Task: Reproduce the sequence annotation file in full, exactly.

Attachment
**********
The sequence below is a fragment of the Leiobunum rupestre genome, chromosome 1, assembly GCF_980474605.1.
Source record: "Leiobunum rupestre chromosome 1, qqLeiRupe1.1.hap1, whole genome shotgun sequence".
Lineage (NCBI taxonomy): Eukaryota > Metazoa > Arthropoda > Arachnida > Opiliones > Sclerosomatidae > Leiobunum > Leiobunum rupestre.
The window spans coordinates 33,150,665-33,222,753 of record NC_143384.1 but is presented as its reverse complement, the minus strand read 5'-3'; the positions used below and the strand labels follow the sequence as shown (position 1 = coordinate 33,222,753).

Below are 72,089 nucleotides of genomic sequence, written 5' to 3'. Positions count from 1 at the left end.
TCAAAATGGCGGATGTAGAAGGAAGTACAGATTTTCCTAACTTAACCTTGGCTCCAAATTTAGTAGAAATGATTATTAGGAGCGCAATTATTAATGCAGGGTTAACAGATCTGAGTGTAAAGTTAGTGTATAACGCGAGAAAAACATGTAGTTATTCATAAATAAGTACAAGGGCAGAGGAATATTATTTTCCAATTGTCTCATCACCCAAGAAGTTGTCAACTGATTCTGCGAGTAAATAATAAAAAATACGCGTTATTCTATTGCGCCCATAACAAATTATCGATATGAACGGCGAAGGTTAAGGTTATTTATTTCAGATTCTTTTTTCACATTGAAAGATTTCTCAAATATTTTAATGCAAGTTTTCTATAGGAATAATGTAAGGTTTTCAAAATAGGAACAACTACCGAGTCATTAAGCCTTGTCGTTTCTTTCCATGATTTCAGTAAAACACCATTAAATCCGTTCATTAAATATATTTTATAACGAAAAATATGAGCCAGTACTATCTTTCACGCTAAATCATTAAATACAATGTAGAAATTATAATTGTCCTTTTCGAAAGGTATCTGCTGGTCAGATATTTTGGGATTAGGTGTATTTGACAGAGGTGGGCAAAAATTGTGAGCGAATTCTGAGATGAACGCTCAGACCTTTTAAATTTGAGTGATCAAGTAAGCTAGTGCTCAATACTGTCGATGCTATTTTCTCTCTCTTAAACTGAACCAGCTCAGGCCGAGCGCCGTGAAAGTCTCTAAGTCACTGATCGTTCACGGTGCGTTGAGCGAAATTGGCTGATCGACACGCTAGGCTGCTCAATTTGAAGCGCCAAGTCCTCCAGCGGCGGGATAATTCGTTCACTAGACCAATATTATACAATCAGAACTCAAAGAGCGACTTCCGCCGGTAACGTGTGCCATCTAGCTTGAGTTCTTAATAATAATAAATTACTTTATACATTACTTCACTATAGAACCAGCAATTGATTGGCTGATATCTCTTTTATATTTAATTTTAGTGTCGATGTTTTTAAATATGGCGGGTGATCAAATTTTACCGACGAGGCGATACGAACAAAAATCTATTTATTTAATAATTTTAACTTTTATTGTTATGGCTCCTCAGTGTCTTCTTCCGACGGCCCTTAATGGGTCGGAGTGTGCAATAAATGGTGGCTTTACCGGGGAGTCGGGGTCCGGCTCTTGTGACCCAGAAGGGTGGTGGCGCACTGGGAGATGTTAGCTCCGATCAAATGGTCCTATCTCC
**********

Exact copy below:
The sequence below is a fragment of the Leiobunum rupestre genome, chromosome 1, assembly GCF_980474605.1.
Source record: "Leiobunum rupestre chromosome 1, qqLeiRupe1.1.hap1, whole genome shotgun sequence".
Lineage (NCBI taxonomy): Eukaryota > Metazoa > Arthropoda > Arachnida > Opiliones > Sclerosomatidae > Leiobunum > Leiobunum rupestre.
The window spans coordinates 33,150,665-33,222,753 of record NC_143384.1 but is presented as its reverse complement, the minus strand read 5'-3'; the positions used below and the strand labels follow the sequence as shown (position 1 = coordinate 33,222,753).

Below are 72,089 nucleotides of genomic sequence, written 5' to 3'. Positions count from 1 at the left end.
TCAAAATGGCGGATGTAGAAGGAAGTACAGATTTTCCTAACTTAACCTTGGCTCCAAATTTAGTAGAAATGATTATTAGGAGCGCAATTATTAATGCAGGGTTAACAGATCTGAGTGTAAAGTTAGTGTATAACGCGAGAAAAACATGTAGTTATTCATAAATAAGTACAAGGGCAGAGGAATATTATTTTCCAATTGTCTCATCACCCAAGAAGTTGTCAACTGATTCTGCGAGTAAATAATAAAAAATACGCGTTATTCTATTGCGCCCATAACAAATTATCGATATGAACGGCGAAGGTTAAGGTTATTTATTTCAGATTCTTTTTTCACATTGAAAGATTTCTCAAATATTTTAATGCAAGTTTTCTATAGGAATAATGTAAGGTTTTCAAAATAGGAACAACTACCGAGTCATTAAGCCTTGTCGTTTCTTTCCATGATTTCAGTAAAACACCATTAAATCCGTTCATTAAATATATTTTATAACGAAAAATATGAGCCAGTACTATCTTTCACGCTAAATCATTAAATACAATGTAGAAATTATAATTGTCCTTTTCGAAAGGTATCTGCTGGTCAGATATTTTGGGATTAGGTGTATTTGACAGAGGTGGGCAAAAATTGTGAGCGAATTCTGAGATGAACGCTCAGACCTTTTAAATTTGAGTGATCAAGTAAGCTAGTGCTCAATACTGTCGATGCTATTTTCTCTCTCTTAAACTGAACCAGCTCAGGCCGAGCGCCGTGAAAGTCTCTAAGTCACTGATCGTTCACGGTGCGTTGAGCGAAATTGGCTGATCGACACGCTAGGCTGCTCAATTTGAAGCGCCAAGTCCTCCAGCGGCGGGATAATTCGTTCACTAGACCAATATTATACAATCAGAACTCAAAGAGCGACTTCCGCCGGTAACGTGTGCCATCTAGCTTGAGTTCTTAATAATAATAAATTACTTTATACATTACTTCACTATAGAACCAGCAATTGATTGGCTGATATCTCTTTTATATTTAATTTTAGTGTCGATGTTTTTAAATATGGCGGGTGATCAAATTTTACCGACGAGGCGATACGAACAAAAATCTATTTATTTAATAATTTTAACTTTTATTGTTATGGCTCCTCAGTGTCTTCTTCCGACGGCCCTTAATGGGTCGGAGTGTGCAATAAATGGTGGCTTTACCGGGGAGTCGGGGTCCGGCTCTTGTGACCCAGAAGGGTGGTGGCGCACTGGGAGATGTTAGCTCCGATCAAATGGTCCTATCTCC